Party fratricide does not necessarily spell the death of the Party but is a sign not only of deep division within it, but of fundamental weakness. After all, if a Party cannot unite around a common set of objectives, leaders or beliefs in the face of a coherent and well-organized opposition, then it is less a political Party than an amalgam of sectoral interests forced together by political circumstance and shallow ideological affinity.

All of this is quite obvious. The question for the day is whether a Party that is exhibiting signs of fratricide can pull back and regroup in a manner that retains its coherence and effectiveness as a political interlocutor. One way may be to rehabilitate, resurrect or recruit again those that have lost favor or been relegated by the internecine battles (many a political Laxarus has been returned to the fray in NZ and elsewhere). There are a number of other means for re-constituting a coherent political platform and leadership cadre  that enjoy the support of the Party membership as a whole. Thus the solution set to the problem may be as varied as it is difficult, but for one NZ political party at least, it is also absolutely necessary.


9 thoughts on “Political Fratricide.

  1. I think the factions in Labour have gone too far and that there’s now too much animosity between the leaders of the different factions. They’ve been sniping at each other for too long and one side has used some of the most underhanded ways imaginable to get its way.

  2. Pingback: Cunliffe camp denials, Labour foes and woes « Your NZ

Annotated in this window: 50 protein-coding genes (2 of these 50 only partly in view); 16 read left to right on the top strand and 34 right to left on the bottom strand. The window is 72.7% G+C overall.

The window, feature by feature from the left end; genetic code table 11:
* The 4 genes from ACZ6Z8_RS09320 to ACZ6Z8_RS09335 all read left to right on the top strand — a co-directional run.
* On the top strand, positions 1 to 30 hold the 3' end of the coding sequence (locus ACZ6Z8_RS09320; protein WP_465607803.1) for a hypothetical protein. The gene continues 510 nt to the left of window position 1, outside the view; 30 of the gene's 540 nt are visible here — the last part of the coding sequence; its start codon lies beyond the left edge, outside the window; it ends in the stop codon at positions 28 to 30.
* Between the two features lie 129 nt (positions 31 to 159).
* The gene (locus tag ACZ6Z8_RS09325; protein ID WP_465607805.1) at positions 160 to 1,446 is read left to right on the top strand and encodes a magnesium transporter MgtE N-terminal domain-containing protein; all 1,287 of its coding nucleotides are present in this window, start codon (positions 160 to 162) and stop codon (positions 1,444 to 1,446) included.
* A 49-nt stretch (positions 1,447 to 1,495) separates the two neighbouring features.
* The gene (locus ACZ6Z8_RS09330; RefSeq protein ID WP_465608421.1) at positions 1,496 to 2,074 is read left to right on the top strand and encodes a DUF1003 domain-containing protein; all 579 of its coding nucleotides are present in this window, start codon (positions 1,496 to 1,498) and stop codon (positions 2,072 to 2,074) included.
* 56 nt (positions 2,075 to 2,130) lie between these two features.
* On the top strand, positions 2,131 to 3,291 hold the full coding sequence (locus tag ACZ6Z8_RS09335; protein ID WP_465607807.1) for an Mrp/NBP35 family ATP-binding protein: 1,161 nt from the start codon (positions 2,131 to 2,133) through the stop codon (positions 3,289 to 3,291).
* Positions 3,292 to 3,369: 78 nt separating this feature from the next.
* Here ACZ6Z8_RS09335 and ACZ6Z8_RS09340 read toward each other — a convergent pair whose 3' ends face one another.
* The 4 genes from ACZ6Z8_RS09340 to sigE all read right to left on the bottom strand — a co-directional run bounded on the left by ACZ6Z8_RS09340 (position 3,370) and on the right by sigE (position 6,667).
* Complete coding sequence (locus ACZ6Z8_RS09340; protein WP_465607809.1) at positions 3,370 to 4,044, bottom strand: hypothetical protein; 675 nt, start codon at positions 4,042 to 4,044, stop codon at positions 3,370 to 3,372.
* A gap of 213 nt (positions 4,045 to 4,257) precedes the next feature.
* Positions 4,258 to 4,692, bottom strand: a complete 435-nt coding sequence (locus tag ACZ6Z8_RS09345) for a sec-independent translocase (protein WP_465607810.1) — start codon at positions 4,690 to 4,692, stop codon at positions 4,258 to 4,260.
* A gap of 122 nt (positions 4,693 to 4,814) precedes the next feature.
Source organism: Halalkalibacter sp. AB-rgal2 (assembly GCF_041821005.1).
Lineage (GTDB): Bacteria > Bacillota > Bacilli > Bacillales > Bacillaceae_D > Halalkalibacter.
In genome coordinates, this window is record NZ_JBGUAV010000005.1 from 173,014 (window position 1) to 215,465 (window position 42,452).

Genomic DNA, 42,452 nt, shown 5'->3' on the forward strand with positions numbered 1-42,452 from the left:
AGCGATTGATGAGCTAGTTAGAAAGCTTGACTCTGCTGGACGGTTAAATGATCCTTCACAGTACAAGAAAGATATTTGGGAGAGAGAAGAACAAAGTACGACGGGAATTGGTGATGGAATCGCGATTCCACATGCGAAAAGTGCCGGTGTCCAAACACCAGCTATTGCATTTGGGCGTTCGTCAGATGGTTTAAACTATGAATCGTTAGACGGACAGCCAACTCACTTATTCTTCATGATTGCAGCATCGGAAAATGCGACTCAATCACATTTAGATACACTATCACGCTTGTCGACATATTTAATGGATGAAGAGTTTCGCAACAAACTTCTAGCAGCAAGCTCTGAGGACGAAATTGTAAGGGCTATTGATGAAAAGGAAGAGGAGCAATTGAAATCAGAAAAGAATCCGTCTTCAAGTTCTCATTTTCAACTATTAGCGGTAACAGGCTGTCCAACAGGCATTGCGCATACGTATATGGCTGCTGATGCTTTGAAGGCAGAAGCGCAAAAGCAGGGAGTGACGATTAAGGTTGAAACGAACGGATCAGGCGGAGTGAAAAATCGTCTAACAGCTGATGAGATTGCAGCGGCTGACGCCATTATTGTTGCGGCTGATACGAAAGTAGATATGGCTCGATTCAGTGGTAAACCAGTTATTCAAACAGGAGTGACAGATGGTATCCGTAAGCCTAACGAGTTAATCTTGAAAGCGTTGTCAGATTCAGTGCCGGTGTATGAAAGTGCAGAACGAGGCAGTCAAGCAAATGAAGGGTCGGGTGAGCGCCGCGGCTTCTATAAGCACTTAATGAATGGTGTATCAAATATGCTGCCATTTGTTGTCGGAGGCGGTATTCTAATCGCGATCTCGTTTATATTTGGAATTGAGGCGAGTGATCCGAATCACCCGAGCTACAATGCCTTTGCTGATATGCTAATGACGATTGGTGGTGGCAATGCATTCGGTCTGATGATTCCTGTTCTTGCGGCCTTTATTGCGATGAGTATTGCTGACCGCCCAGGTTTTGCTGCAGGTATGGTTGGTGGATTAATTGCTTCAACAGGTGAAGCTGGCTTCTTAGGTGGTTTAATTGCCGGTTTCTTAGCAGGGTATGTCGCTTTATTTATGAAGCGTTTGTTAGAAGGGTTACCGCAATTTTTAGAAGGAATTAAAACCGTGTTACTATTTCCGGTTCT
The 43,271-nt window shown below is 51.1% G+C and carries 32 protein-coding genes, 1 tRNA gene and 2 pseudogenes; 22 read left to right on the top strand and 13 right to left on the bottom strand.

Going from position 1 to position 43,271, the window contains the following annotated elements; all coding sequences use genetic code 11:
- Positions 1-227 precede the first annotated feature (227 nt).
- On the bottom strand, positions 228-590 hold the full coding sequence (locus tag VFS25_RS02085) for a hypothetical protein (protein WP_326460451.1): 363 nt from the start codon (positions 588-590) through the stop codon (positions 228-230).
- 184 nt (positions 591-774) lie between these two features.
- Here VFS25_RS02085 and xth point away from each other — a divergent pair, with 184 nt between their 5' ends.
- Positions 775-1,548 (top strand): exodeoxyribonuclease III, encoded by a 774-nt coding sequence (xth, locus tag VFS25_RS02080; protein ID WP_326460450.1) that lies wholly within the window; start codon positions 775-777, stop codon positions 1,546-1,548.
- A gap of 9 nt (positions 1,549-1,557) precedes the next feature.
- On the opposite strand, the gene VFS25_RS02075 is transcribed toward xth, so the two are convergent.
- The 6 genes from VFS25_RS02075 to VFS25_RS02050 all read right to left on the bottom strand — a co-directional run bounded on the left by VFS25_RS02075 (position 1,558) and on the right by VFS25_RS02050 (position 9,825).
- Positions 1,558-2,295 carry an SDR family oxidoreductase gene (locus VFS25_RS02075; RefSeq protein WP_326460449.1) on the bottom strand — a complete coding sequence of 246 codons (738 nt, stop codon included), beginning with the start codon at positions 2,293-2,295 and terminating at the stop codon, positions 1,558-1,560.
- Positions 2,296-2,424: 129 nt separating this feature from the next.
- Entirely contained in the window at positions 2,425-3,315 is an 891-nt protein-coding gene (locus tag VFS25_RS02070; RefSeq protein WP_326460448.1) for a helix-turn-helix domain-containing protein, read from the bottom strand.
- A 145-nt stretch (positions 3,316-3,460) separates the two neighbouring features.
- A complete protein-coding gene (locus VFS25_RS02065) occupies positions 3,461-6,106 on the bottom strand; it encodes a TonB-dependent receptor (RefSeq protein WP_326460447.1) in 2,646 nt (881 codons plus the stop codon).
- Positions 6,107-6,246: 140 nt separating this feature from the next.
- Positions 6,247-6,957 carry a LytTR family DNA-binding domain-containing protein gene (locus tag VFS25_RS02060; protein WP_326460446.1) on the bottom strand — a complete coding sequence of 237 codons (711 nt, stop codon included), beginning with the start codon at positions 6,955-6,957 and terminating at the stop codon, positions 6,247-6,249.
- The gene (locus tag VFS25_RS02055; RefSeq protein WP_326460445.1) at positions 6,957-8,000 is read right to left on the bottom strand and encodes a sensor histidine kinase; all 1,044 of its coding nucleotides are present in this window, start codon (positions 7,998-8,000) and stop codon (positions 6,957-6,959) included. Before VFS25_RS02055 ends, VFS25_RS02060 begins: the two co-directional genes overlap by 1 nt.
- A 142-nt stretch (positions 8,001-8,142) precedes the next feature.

3. The distinction between two types of fratricide is a helpful paradigm. I am usually fond of the view that divisions of this sort hide some fundamental ideological rift that needs to be exposed so that we can contest ideas instead of people. But has anyone identified a single policy position that David, David, David or Grant might actually differ on? I haven’t seen one identified. This appears to be entirely about style, image, and methods of work … in which case one suspects the second category of fratricide. But within labour that is a too simple I think. There is a set of core values that drives the Labour Party, but it is which ones that are at the forefront of thought and discussion that matters. Labour has always defaulted to passionate positions about things that are easy to agree on but don’t matter that much, whilst shying away from debate about what really matters. (That is how Roger Douglas ambushed the economic agenda whilst the party obsessed about land-rights for nuclear free gay whales.) Because all organisations need debate and dispute to thrive, and because Labour isn’t prepared to confront the really gritty issues, division over the flim-flammery of leadership style is what fills the void. Let’s have some debate over resource exploitation versus environmental concerns; over trying to raise school achievement standards as if poverty doesn’t matter; over wage and salary equality versus driving private sector innovation. Instead we see all politicians – left and right – simply holding their finger in the political air to align with whatever view is currently popular (and isn’t gay marriage the doozie issue to illustrate that assertion!) and then compete politically on style alone. And for the moment that is happening both within the Labour Party, and between the government and the opposition benches

  4. ABC worked because of a common “enemy”. Now the focus is on who wants to be the politico fashionista first among non-equals. ABC includes the ideological majority, the disciplined and experienced. Cunliffe may not be leading the LP into 2014 but then I doubt if Shearer will be either.

  5. Where there are no shared values there is no point in staying together.

    Where there are no values that are actually upheld in action there is no point existing.

    Maybe the will to live is just not there anymore in Labour.

  6. Tena koe Pablo,
    That 2nd paragraph is a brilliant read.It explains exactly Ngati Toas split from their Kawhia relations and hapu of the Tainui confederation which was pre Waikato/Kingitanga.Speaking of which…….